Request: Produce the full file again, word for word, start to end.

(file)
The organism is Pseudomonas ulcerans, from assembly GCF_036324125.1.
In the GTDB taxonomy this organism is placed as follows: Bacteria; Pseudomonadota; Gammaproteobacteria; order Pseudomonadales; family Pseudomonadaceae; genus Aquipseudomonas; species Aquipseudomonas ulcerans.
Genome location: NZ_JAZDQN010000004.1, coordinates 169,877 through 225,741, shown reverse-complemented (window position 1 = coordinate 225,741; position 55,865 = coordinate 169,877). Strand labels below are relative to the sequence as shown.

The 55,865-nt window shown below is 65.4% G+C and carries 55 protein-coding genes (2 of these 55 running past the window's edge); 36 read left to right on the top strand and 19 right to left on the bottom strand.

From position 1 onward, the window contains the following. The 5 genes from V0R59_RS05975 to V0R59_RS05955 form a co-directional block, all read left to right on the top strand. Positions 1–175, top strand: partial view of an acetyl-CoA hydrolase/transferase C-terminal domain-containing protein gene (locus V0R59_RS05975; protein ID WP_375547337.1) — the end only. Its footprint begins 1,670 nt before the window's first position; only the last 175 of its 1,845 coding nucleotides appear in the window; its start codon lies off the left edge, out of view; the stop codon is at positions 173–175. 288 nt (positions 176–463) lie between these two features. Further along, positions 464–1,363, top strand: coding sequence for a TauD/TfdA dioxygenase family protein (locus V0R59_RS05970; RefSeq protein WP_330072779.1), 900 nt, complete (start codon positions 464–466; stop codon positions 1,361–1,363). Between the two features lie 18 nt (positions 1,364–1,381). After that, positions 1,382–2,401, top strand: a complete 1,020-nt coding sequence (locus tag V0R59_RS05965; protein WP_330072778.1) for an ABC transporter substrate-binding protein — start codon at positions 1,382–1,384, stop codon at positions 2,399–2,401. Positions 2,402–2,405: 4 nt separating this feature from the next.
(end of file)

The organism is Pseudomonas ulcerans, from assembly GCF_036324125.1.
In the GTDB taxonomy this organism is placed as follows: Bacteria; Pseudomonadota; Gammaproteobacteria; order Pseudomonadales; family Pseudomonadaceae; genus Aquipseudomonas; species Aquipseudomonas ulcerans.
Genome location: NZ_JAZDQN010000004.1, coordinates 169,877 through 225,741, shown reverse-complemented (window position 1 = coordinate 225,741; position 55,865 = coordinate 169,877). Strand labels below are relative to the sequence as shown.

The 55,865-nt window shown below is 65.4% G+C and carries 55 protein-coding genes (2 of these 55 running past the window's edge); 36 read left to right on the top strand and 19 right to left on the bottom strand.

From position 1 onward, the window contains the following. The 5 genes from V0R59_RS05975 to V0R59_RS05955 form a co-directional block, all read left to right on the top strand. Positions 1–175, top strand: partial view of an acetyl-CoA hydrolase/transferase C-terminal domain-containing protein gene (locus V0R59_RS05975; protein ID WP_375547337.1) — the end only. Its footprint begins 1,670 nt before the window's first position; only the last 175 of its 1,845 coding nucleotides appear in the window; its start codon lies off the left edge, out of view; the stop codon is at positions 173–175. 288 nt (positions 176–463) lie between these two features. Further along, positions 464–1,363, top strand: coding sequence for a TauD/TfdA dioxygenase family protein (locus V0R59_RS05970; RefSeq protein WP_330072779.1), 900 nt, complete (start codon positions 464–466; stop codon positions 1,361–1,363). Between the two features lie 18 nt (positions 1,364–1,381). After that, positions 1,382–2,401, top strand: a complete 1,020-nt coding sequence (locus tag V0R59_RS05965; protein WP_330072778.1) for an ABC transporter substrate-binding protein — start codon at positions 1,382–1,384, stop codon at positions 2,399–2,401. Positions 2,402–2,405: 4 nt separating this feature from the next.